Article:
The independent student newspaper at the University of Illinois since 1871

The Daily Illini

The independent student newspaper at the University of Illinois since 1871

The Daily Illini

The independent student newspaper at the University of Illinois since 1871

The Daily Illini

The independent student newspaper at the University of Illinois since 1871

The Daily Illini

Hanukkah seen as celebration of Jewish resilience

Sofi Klein
Nine candles burn slowly as they rest in a Menorah on Nov. 1.

On the nights from Dec. 7 to Dec. 15, Jewish families and friends reunited to celebrate the eight-day holiday known as Hanukkah.

Although commonly associated with gift-giving and the holiday season, its history represents the faith and resilience that continues within the Jewish community.

Under the Seleucid Empire in 168 B.C., Judaism was outlawed and thousands of Jews were massacred for practicing their religion. 

Rabbi Alan Cook of the Sinai Temple explained these events led to a rebellion by a Jewish family called the Maccabees. 

“They led a rebellion that ended up being successful,” Cook said. “The small against the mighty and it ended up being a sort of a remaining bastion of independent Jewish rule. 

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“The Maccabees were able to reclaim the temple and rebuild the altar defiled by Greek soldiers. The Jews also lit a menorah, a golden candelabrum with seven branches. They thought that they only had enough oil to light the lamps in the temple for one day. And it lasted for eight days.”

Ben Shapiro, president of the Illini Hillel Leadership Council and junior in LAS, explained the significance behind the long-lasting oil.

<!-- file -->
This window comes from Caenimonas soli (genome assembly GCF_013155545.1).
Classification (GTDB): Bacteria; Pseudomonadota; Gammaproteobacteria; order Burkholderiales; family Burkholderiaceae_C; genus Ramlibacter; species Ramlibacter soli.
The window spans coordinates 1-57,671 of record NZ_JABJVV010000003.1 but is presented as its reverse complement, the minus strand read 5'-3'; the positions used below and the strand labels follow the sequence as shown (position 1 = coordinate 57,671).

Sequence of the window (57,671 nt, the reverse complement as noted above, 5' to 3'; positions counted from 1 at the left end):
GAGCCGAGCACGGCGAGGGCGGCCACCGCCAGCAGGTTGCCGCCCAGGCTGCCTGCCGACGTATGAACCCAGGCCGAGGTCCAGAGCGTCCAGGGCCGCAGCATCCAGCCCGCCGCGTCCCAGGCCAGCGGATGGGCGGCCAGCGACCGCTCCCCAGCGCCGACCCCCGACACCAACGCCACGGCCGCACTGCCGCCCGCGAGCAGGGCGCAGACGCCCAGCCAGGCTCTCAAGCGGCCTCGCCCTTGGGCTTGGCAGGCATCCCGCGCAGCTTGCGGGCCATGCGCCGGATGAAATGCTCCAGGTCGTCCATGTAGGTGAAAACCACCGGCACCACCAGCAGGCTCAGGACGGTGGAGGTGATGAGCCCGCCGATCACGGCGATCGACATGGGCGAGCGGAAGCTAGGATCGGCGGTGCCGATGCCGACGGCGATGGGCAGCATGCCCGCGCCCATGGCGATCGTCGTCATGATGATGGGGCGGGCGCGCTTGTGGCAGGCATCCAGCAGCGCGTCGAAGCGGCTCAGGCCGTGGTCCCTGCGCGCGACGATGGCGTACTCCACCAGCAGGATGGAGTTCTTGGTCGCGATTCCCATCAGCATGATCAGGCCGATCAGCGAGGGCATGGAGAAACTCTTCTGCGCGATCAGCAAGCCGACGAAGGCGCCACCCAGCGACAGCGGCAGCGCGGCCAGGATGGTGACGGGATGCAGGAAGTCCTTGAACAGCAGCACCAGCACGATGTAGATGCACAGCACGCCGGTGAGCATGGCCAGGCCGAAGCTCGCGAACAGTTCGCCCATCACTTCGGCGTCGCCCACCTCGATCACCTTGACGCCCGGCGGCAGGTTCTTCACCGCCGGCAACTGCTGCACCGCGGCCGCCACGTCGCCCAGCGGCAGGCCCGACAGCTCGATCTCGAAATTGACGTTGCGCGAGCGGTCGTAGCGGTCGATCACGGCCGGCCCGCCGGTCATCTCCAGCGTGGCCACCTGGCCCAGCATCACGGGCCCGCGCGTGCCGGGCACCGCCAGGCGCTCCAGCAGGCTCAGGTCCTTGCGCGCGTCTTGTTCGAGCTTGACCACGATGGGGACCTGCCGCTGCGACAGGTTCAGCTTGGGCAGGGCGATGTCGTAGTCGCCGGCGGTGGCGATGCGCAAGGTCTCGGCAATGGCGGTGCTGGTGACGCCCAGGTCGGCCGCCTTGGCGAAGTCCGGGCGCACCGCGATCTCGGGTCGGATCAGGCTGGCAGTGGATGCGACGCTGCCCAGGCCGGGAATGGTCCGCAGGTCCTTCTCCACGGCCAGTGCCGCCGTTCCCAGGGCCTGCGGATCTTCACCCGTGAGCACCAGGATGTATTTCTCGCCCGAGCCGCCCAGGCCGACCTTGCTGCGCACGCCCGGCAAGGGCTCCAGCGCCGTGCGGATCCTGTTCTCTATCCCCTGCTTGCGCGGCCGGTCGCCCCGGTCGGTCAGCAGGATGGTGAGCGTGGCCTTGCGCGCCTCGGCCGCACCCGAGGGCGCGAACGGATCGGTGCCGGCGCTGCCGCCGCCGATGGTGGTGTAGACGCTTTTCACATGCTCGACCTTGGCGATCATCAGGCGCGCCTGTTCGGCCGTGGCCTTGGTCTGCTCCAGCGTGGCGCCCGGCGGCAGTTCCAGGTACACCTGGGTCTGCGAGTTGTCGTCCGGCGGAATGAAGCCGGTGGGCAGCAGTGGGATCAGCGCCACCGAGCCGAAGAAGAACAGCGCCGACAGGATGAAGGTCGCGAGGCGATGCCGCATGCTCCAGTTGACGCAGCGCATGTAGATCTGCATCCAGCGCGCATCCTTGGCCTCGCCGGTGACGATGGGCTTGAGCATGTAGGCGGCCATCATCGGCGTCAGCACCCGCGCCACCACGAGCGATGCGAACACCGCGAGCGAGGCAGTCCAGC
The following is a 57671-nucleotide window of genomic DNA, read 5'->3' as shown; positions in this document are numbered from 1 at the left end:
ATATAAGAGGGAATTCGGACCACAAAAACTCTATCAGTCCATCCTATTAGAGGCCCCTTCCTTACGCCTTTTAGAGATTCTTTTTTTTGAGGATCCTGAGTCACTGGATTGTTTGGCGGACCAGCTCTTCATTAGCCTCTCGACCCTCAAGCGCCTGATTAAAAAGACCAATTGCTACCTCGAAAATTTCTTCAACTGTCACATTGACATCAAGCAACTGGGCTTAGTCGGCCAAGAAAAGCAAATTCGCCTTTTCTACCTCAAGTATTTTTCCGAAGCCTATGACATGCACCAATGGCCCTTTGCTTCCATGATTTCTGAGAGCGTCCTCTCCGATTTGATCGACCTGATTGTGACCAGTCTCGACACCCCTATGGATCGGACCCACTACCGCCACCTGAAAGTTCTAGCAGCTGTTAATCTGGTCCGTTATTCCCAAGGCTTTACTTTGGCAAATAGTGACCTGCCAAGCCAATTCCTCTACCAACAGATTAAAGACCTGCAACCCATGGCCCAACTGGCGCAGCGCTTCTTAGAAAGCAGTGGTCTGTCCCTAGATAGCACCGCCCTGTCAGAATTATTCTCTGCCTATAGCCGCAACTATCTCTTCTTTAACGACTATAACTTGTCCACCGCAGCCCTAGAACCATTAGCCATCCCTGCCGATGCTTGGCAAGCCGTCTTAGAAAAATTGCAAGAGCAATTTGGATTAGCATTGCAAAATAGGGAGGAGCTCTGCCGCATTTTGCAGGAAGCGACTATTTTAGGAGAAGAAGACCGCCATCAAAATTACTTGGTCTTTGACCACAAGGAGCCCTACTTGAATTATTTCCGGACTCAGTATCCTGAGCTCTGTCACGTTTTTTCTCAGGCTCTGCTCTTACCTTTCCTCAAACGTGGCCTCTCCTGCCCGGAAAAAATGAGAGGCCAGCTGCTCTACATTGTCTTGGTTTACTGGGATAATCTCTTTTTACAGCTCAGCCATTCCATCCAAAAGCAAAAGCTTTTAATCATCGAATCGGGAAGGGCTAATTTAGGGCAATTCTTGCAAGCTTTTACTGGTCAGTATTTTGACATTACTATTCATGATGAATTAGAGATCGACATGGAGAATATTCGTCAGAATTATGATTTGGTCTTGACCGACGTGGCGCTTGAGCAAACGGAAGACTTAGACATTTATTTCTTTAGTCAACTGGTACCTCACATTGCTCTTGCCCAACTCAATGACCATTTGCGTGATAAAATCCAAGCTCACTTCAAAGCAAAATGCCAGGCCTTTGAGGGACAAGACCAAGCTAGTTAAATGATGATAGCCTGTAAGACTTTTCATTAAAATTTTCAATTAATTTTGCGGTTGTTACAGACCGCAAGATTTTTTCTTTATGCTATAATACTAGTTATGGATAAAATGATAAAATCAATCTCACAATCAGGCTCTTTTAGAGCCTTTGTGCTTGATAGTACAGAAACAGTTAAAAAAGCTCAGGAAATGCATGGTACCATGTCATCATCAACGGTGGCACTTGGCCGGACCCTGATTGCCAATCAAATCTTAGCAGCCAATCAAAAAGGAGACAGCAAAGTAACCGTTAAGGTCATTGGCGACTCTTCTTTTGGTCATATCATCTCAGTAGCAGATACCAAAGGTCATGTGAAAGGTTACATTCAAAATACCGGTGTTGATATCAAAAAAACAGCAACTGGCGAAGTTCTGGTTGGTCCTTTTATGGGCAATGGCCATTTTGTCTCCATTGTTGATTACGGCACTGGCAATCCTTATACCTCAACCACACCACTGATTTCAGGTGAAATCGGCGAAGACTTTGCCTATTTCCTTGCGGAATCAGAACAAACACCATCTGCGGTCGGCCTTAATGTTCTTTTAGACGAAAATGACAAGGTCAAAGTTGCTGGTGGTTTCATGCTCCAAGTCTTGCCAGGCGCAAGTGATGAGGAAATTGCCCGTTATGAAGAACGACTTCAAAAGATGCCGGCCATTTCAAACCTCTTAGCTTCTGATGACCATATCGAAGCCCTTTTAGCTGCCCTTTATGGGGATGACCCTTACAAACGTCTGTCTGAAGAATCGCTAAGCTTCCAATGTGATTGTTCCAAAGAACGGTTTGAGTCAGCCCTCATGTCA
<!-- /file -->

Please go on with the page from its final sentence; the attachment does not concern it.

“It’s considered the Hanukkah miracle and considered to be a supernatural intervention,” Shapiro said. “If you believe in God, you believe that God made the oil last long enough to keep the light in the temple going.” 

Centuries after the Maccabees’ victory, Jewish families continued to practice their religion and commemorate their history through Hanukkah. 

When celebrating Hanukkah, the menorah is very significant to the lore of the holiday’s history, according to observers. 

The menorah used in Hanukkah is a candle holder with nine branches. The ninth branch is positioned differently and is called the “shamash,” which means “helper.” The shamash is used to light the other candles first.

“The menorah allows us to recount the story of the oil lasting eight days,” Cook said. “And there’s a tradition to publicize the miracle to others by placing the lit menorah in a place where it can be publicly seen.” 

Each night, a new candle is added to the menorah from right to left. Then, the candles are lit from left to right until the eight days of the holiday have passed.

As the candles are being added to the menorah each night, another tradition of Hanukkah involves eating fried foods.

“The most traditional food is a potato pancake, also known as Latkes,” Cook said. “They’re in regions of the world where flour and sugar and baking ingredients were more readily available.”